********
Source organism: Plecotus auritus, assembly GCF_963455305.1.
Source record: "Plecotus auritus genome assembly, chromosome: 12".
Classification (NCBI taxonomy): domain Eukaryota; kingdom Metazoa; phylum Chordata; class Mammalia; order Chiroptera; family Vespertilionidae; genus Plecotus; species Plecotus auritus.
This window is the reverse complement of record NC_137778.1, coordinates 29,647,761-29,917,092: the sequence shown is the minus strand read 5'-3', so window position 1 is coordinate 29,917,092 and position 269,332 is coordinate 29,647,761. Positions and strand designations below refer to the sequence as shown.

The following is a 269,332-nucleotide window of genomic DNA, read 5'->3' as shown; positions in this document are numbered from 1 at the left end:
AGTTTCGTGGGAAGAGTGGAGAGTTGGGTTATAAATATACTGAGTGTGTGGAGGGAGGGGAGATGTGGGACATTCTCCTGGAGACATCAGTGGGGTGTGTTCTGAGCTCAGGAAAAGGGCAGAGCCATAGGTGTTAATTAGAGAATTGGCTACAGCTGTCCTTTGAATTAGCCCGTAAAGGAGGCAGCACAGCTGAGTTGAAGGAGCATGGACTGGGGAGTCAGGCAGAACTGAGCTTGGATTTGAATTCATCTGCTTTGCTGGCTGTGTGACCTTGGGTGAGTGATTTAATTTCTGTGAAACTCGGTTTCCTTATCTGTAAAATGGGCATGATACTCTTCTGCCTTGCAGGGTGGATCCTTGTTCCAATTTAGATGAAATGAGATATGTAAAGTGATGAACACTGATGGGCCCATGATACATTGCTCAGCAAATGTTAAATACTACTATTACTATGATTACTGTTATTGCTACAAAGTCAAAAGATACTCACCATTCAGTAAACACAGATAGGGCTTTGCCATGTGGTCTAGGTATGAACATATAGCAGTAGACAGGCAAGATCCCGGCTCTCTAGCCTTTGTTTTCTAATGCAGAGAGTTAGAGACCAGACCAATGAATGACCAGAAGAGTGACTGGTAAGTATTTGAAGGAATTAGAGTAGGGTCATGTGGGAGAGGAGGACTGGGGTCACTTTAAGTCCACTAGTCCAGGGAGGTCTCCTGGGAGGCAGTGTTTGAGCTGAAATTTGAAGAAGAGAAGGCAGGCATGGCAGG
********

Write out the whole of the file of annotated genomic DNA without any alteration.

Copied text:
Source organism: Plecotus auritus, assembly GCF_963455305.1.
Source record: "Plecotus auritus genome assembly, chromosome: 12".
Classification (NCBI taxonomy): domain Eukaryota; kingdom Metazoa; phylum Chordata; class Mammalia; order Chiroptera; family Vespertilionidae; genus Plecotus; species Plecotus auritus.
This window is the reverse complement of record NC_137778.1, coordinates 29,647,761-29,917,092: the sequence shown is the minus strand read 5'-3', so window position 1 is coordinate 29,917,092 and position 269,332 is coordinate 29,647,761. Positions and strand designations below refer to the sequence as shown.

The following is a 269,332-nucleotide window of genomic DNA, read 5'->3' as shown; positions in this document are numbered from 1 at the left end:
AGTTTCGTGGGAAGAGTGGAGAGTTGGGTTATAAATATACTGAGTGTGTGGAGGGAGGGGAGATGTGGGACATTCTCCTGGAGACATCAGTGGGGTGTGTTCTGAGCTCAGGAAAAGGGCAGAGCCATAGGTGTTAATTAGAGAATTGGCTACAGCTGTCCTTTGAATTAGCCCGTAAAGGAGGCAGCACAGCTGAGTTGAAGGAGCATGGACTGGGGAGTCAGGCAGAACTGAGCTTGGATTTGAATTCATCTGCTTTGCTGGCTGTGTGACCTTGGGTGAGTGATTTAATTTCTGTGAAACTCGGTTTCCTTATCTGTAAAATGGGCATGATACTCTTCTGCCTTGCAGGGTGGATCCTTGTTCCAATTTAGATGAAATGAGATATGTAAAGTGATGAACACTGATGGGCCCATGATACATTGCTCAGCAAATGTTAAATACTACTATTACTATGATTACTGTTATTGCTACAAAGTCAAAAGATACTCACCATTCAGTAAACACAGATAGGGCTTTGCCATGTGGTCTAGGTATGAACATATAGCAGTAGACAGGCAAGATCCCGGCTCTCTAGCCTTTGTTTTCTAATGCAGAGAGTTAGAGACCAGACCAATGAATGACCAGAAGAGTGACTGGTAAGTATTTGAAGGAATTAGAGTAGGGTCATGTGGGAGAGGAGGACTGGGGTCACTTTAAGTCCACTAGTCCAGGGAGGTCTCCTGGGAGGCAGTGTTTGAGCTGAAATTTGAAGAAGAGAAGGCAGGCATGGCAGG